If you havent done so mr thompson also has a forrum you can join and he usully answers questions too.

http://forums.homesciencelab.com/
Good luck and have fun
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mr.crow
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[*] posted on 1-11-2011 at 06:55


Try to find a heating mantle. I have one for my 2L flask and absolutely love it! Make a controller out of a dimmer switch

Dr.Bob may have some mantles or dishes left. Highly recommended. Don't use non-laboratory glassware.

Also try canola oil, it can get to a higher temperature than olive oil and wont smoke




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Arthur Dent
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[*] posted on 1-11-2011 at 09:14


Hello Zeropoint. Welcome to the forum.

Your saucepan is a good idea. Don't worry, it doesn't affect the usage of a stirbar, the magnet in your hotplate is strong enough to go througn the saucepan easily. But instead of using water (evaporates) or oil (danger of ignition), use some plain old sand. it will fit your rbf, and will conduct heat very well, albeit slowly.

Use very clean sand (for sanblasting) but if you use beach sand make sure it is thoroughly washed, then cooked in the oven to eliminate all traces of organics (and the pungent smoke they emit).

You can also use stainless steel salad bowl from the dollar store, they are best suited for that purpose.

Robert






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zeropoint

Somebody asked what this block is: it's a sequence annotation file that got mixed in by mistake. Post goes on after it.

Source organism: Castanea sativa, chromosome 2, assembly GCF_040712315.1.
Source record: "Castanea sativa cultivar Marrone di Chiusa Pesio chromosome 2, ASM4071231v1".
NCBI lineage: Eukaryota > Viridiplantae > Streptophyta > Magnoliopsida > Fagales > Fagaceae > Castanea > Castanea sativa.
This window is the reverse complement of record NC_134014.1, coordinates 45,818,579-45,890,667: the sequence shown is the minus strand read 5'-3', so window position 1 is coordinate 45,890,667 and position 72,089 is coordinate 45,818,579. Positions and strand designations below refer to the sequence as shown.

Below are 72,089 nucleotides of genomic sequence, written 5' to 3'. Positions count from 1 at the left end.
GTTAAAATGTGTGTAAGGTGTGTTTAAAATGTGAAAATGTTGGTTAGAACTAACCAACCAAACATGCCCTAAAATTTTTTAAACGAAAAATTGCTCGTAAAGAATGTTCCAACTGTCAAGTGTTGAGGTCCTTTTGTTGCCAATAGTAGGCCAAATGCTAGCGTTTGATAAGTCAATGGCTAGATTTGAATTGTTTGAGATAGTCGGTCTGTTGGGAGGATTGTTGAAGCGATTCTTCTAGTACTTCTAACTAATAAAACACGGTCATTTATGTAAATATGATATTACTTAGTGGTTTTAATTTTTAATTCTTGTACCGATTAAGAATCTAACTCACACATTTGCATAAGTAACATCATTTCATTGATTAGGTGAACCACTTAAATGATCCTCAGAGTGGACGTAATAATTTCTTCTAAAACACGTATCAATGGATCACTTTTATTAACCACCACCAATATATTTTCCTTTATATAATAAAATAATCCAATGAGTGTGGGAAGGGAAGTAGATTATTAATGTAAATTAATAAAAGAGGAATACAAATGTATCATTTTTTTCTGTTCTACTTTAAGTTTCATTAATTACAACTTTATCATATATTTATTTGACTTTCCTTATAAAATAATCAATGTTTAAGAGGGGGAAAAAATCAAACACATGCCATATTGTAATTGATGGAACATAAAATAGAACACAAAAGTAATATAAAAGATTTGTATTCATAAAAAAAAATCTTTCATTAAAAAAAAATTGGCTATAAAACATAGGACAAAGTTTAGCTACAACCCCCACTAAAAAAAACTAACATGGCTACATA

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[*] posted on 1-11-2011 at 10:23


Thanks for all your replies! I'll soon let you know how I proceeded...and what resulted. Cheers!

A question in the meantime:

Where is the best place to get pure sand? A hardware store? How's this reptile sand I found on Amazon:
http://www.amazon.com/Zoo-Med-ReptiSand%C2%AE-Pounds-Desert/...



[Edited on 1-11-2011 by zeropoint]
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watson.fawkes
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[*] posted on 1-11-2011 at 16:19


Quote: Originally posted by zeropoint  
Where is the best place to get pure sand? A hardware store?
Hardware store, like a big box retailer. Out in the section with the concrete. Get the children's play sand. It's more rounded, less sharp.
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madscientist
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[*] posted on 12-11-2011 at 22:42


http://www.labdepotinc.com/Product_Details~id~440~pid~59986....

I would get something like this - a "round bottom flask adapter," also called a "reaction block." Cleaner and much safer than using an oil bath. Imagine what would happen if your round bottom flask cracked while full of something with a higher density and a lower boiling point than your oil (such as water). The liquid would dump to the bottom of the bath and boil explosively, spraying hot oil everywhere - a lot like a grease fire, minus the fire. A member of this site had this happen and was permanently disfigured by it. Scary stuff.

http://www.scilogex.com/scilogex-quarter-flask-reaction-bloc...

[Edited on 13-11-2011 by madscientist]




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dann2
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[*] posted on 13-11-2011 at 08:04



You can obtain Al beads. They are used for cooking blank pastry molds.
A few handfuls of them in a sauspan may be better that the sand. A half way house between the sand and the actual molded Al adapter!

[Edited on 13-11-2011 by dann2]